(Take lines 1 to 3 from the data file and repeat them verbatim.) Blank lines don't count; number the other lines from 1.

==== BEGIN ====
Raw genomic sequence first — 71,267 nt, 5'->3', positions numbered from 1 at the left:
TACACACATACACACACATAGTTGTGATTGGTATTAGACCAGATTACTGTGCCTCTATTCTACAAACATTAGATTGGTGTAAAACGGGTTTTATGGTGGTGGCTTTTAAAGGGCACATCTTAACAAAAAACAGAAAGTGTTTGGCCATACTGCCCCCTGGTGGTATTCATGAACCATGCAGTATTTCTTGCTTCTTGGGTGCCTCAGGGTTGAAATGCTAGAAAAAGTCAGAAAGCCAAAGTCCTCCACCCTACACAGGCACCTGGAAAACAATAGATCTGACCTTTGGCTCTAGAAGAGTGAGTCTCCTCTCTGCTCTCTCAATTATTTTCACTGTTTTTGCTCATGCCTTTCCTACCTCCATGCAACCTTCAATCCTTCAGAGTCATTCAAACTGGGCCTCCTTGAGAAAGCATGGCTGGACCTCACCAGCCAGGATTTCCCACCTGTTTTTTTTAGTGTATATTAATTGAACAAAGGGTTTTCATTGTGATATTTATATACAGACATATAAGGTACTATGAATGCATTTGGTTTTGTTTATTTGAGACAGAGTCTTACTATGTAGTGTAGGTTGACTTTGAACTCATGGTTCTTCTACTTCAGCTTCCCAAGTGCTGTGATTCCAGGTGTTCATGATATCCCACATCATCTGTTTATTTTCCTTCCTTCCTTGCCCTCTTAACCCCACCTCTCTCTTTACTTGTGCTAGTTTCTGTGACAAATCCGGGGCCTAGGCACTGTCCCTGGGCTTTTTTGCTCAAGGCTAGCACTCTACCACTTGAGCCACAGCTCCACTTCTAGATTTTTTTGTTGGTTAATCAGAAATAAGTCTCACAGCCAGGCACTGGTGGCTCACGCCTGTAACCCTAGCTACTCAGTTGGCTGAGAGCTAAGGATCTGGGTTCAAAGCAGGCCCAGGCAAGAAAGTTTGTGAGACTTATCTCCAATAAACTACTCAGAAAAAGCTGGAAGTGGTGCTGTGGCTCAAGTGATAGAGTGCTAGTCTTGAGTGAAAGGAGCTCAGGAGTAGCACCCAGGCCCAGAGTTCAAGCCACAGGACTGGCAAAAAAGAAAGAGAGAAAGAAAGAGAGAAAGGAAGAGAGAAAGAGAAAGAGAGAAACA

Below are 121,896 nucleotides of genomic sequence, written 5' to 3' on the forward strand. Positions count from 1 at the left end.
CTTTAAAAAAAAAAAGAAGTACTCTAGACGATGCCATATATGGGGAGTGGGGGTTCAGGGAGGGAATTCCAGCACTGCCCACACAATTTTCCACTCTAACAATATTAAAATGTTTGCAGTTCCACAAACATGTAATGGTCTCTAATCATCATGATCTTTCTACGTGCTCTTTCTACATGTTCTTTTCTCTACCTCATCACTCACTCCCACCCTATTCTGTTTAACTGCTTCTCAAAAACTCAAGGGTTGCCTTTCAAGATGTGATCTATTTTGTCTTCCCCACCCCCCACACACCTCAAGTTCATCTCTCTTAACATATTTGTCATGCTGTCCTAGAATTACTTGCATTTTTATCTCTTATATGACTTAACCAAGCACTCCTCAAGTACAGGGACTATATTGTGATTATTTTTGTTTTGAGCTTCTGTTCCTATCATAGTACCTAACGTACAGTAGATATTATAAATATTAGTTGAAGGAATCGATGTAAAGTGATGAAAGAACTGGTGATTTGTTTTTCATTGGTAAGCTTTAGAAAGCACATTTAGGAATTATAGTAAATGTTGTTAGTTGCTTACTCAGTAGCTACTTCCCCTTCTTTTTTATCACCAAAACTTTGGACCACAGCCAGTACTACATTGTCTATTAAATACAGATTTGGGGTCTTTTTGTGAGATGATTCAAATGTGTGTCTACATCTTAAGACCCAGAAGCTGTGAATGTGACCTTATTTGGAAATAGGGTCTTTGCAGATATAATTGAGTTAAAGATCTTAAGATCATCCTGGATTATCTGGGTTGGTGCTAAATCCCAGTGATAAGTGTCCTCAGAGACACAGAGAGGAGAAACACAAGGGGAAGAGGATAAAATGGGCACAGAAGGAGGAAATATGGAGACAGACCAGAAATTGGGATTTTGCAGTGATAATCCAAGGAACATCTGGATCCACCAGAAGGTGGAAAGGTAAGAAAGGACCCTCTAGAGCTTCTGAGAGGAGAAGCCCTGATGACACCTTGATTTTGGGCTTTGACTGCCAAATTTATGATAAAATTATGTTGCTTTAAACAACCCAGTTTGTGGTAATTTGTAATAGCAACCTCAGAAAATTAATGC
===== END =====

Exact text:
Raw genomic sequence first — 71,267 nt, 5'->3', positions numbered from 1 at the left:
TACACACATACACACACATAGTTGTGATTGGTATTAGACCAGATTACTGTGCCTCTATTCTACAAACATTAGATTGGTGTAAAACGGGTTTTATGGTGGTGGCTTTTAAAGGGCACATCTTAACAAAAAACAGAAAGTGTTTGGCCATACTGCCCCCTGGTGGTATTCATGAACCATGCAGTATTTCTTGCTTCTTGGGTGCCTCAGGGTTGAAATGCTAGAAAAAGTCAGAAAGCCAAAGTCCTCCACCCTACACAGGCACCTGGAAAACAATAGATCTGACCTTTGGCTCTAGAAGAGTGAGTCTCCTCTCTGCTCTCTCAATTATTTTCACTGTTTTTGCTCATGCCTTTCCTACCTCCATGCAACCTTCAATCCTTCAGAGTCATTCAAACTGGGCCTCCTTGAGAAAGCATGGCTGGACCTCACCAGCCAGGATTTCCCACCTGTTTTTTTTAGTGTATATTAATTGAACAAAGGGTTTTCATTGTGATATTTATATACAGACATATAAGGTACTATGAATGCATTTGGTTTTGTTTATTTGAGACAGAGTCTTACTATGTAGTGTAGGTTGACTTTGAACTCATGGTTCTTCTACTTCAGCTTCCCAAGTGCTGTGATTCCAGGTGTTCATGATATCCCACATCATCTGTTTATTTTCCTTCCTTCCTTGCCCTCTTAACCCCACCTCTCTCTTTACTTGTGCTAGTTTCTGTGACAAATCCGGGGCCTAGGCACTGTCCCTGGGCTTTTTTGCTCAAGGCTAGCACTCTACCACTTGAGCCACAGCTCCACTTCTAGATTTTTTTGTTGGTTAATCAGAAATAAGTCTCACAGCCAGGCACTGGTGGCTCACGCCTGTAACCCTAGCTACTCAGTTGGCTGAGAGCTAAGGATCTGGGTTCAAAGCAGGCCCAGGCAAGAAAGTTTGTGAGACTTATCTCCAATAAACTACTCAGAAAAAGCTGGAAGTGGTGCTGTGGCTCAAGTGATAGAGTGCTAGTCTTGAGTGAAAGGAGCTCAGGAGTAGCACCCAGGCCCAGAGTTCAAGCCACAGGACTGGCAAAAAAGAAAGAGAGAAAGAAAGAGAGAAAGGAAGAGAGAAAGAGAAAGAGAGAAACA

Below are 121,896 nucleotides of genomic sequence, written 5' to 3' on the forward strand. Positions count from 1 at the left end.